Lifting the Bottom Can Help Raise Nevada’s Public Education System

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By: John Vellardita

The 2017 Legislature has the opportunity to make significant improvements to k-12 education funding by developing a model that puts our state on track to a weighted funding formula. Full implementation of a weighted funding program is not realistic in this session. So what’s the transition plan?

Targeting low proficient ‘at risk’ students has to be the North Star. Too many of these vulnerable students are currently being left behind. SB 178 needs to specifically address providing funds and meaningful program and services for those students. Identifying effective intervention programs that have accountability around student outcomes is sound policy. We need to make sure dollars that are spent to educate kids really do educate kids.

When SB 178 was first introduced, CCEA advocated targeting at risk students that are not being served by the categorical programs because they are not in a zoom or victory building. We said the transition model should be a flat value added to the current per pupil funding level. We also said that that money should follow the student regardless of what school they are in. That the funding should pay for a service that could clearly produce outcomes and where accountability was in place to ensure those results were met. We said that we needed close to $200 million to fund this approach. And we said the current categorical programs of zoom and victory should remain in place but any new money should address those students left behind, something Governor Sandoval also spoke in support of.

Categoricals were a good step in the right direction. They are succeeding in helping students who have been in zoom and victory schools. They help because one simple formula- those buildings get additional resources to institute intervention programs that help educate those students. They have proven results and accountability measures. Unfortunately, the categorical model leaves too many students behind with those same needs and there is not enough funding to put those same programs in every building.  Accordingly, we now have to focus on those kids left behind.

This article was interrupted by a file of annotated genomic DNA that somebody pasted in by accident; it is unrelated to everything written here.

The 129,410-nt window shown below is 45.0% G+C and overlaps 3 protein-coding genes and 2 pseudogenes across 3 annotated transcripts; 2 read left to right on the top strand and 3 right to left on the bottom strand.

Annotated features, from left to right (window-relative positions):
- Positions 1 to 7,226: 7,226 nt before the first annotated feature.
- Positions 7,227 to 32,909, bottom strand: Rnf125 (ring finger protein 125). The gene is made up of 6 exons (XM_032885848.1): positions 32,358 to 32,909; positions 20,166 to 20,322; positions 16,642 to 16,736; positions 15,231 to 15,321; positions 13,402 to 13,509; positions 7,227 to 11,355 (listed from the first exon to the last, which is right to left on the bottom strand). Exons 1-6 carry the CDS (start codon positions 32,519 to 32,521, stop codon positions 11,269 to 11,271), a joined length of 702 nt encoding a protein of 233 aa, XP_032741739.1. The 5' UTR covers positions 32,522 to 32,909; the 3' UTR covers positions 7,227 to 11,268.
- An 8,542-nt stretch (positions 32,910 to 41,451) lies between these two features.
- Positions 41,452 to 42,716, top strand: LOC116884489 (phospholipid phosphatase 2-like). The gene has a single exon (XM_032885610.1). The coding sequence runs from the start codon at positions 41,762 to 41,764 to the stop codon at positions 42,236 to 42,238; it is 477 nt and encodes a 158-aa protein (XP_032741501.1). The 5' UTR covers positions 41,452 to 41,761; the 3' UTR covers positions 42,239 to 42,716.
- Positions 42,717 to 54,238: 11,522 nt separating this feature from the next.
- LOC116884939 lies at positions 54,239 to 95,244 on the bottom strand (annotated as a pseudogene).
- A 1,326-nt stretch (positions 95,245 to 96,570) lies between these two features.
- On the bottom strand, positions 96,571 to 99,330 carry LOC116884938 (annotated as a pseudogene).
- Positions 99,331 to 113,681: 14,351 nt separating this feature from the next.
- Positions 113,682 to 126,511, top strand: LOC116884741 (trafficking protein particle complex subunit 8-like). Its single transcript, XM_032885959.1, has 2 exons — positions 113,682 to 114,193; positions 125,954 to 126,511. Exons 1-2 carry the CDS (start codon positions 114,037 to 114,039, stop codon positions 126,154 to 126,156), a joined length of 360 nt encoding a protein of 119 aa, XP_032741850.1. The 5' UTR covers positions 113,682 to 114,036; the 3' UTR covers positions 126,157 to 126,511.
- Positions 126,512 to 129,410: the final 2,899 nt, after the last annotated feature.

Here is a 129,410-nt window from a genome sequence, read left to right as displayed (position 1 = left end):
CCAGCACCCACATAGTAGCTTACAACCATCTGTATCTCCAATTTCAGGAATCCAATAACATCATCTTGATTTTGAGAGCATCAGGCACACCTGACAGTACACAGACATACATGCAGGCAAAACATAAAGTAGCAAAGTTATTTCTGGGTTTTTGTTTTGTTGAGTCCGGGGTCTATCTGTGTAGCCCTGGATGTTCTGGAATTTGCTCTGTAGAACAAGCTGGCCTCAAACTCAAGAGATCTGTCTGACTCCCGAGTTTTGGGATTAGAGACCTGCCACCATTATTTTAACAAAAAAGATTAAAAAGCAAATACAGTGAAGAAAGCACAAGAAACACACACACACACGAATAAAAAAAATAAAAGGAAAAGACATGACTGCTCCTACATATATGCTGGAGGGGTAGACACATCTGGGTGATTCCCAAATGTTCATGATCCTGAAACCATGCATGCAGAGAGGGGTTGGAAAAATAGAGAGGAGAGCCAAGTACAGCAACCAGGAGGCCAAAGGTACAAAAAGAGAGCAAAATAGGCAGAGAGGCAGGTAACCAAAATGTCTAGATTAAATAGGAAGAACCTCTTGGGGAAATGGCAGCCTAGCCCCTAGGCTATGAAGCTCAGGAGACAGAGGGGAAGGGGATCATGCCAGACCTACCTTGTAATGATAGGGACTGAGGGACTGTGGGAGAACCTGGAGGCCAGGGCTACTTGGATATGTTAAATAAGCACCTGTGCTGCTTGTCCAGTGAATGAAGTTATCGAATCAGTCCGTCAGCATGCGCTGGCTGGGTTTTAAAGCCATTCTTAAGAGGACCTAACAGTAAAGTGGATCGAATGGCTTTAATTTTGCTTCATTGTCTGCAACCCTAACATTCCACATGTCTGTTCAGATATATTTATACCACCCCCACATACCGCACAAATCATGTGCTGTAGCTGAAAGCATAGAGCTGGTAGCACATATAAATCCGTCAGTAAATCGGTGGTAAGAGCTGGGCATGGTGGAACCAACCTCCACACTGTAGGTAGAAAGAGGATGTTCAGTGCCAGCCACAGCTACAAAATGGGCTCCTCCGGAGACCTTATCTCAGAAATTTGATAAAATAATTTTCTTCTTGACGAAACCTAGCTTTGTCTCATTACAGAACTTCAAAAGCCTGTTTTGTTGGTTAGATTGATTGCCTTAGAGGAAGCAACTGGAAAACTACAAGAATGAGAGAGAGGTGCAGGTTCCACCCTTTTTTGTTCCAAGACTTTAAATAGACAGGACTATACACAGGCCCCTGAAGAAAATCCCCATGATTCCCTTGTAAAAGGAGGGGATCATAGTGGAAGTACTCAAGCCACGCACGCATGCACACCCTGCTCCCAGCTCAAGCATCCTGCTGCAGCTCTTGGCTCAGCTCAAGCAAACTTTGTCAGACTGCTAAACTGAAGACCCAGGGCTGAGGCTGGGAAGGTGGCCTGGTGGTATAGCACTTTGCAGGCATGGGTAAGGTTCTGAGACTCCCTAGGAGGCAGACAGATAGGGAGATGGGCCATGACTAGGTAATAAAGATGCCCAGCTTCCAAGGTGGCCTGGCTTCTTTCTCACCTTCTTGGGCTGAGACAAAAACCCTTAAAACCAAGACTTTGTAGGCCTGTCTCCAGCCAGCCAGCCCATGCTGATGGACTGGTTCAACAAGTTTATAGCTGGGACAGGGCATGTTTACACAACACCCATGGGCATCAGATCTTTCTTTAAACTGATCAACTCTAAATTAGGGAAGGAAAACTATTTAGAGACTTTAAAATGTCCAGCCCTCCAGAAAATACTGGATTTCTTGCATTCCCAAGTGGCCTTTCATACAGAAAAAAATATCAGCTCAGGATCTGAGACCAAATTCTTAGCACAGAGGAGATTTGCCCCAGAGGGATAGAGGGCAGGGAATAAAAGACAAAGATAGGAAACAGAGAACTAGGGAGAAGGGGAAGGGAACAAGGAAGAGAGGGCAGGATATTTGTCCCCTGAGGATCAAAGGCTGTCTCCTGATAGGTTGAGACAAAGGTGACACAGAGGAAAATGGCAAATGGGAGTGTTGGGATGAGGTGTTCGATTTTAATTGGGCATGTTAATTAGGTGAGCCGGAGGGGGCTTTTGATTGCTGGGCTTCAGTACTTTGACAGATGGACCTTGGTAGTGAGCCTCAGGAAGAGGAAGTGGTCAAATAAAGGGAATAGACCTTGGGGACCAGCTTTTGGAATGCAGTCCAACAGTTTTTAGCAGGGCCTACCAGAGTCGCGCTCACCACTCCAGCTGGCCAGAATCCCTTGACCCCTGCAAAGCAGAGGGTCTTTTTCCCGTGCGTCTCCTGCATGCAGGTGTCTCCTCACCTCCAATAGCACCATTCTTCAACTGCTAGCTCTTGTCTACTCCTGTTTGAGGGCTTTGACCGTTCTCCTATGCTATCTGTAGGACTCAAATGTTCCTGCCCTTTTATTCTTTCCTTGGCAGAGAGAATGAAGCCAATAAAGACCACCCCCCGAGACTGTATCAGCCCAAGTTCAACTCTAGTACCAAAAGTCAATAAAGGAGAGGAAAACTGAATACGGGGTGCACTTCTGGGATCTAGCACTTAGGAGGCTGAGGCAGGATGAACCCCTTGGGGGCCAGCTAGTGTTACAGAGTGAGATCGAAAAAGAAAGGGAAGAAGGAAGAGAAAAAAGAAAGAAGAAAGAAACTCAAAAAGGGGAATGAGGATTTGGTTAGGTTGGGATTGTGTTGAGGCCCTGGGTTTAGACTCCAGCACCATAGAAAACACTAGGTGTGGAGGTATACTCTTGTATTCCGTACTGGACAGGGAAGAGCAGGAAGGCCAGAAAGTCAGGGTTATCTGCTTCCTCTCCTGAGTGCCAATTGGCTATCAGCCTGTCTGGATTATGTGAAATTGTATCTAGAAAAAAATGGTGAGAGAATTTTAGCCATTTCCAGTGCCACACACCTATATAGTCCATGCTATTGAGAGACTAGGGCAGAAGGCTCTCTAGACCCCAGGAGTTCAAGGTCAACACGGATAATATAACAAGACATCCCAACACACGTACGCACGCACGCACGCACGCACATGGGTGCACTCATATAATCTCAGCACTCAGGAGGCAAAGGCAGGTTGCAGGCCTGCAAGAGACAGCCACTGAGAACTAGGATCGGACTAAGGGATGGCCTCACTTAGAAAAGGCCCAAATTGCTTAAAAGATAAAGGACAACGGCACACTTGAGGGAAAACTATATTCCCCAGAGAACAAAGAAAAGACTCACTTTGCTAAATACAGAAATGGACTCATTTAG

Opponents of this approach will argue that we should put all money into zoom and victory and expand the building model. The problem is that this still leaves too many kids behind; almost 48,000 low proficient students in Clark County will be left out of that approach. How is that fair to them? This undoubtedly creates a two class system of education i.e. those who are in zoom and those who are left out. Legislation passed this session has to be focused on a transition where we are best positioned to have a weighted funding formula that adequately funds the education needs of all Nevada students. SB 178 is the legislation that will get us there.

 In a recent editorial, Steve Sebelius* (click here to read) stated that student achievement will not simply increase as a result of the reorganization of the school district but “depends on the proper implementation of a weighted funding formula.” SB 178 is the necessary next step in ensuring the fifth largest school district has the resources to properly address the needs of the most ‘at risk’ students where the categorical programs and the current per pupil funding allocation falls short.

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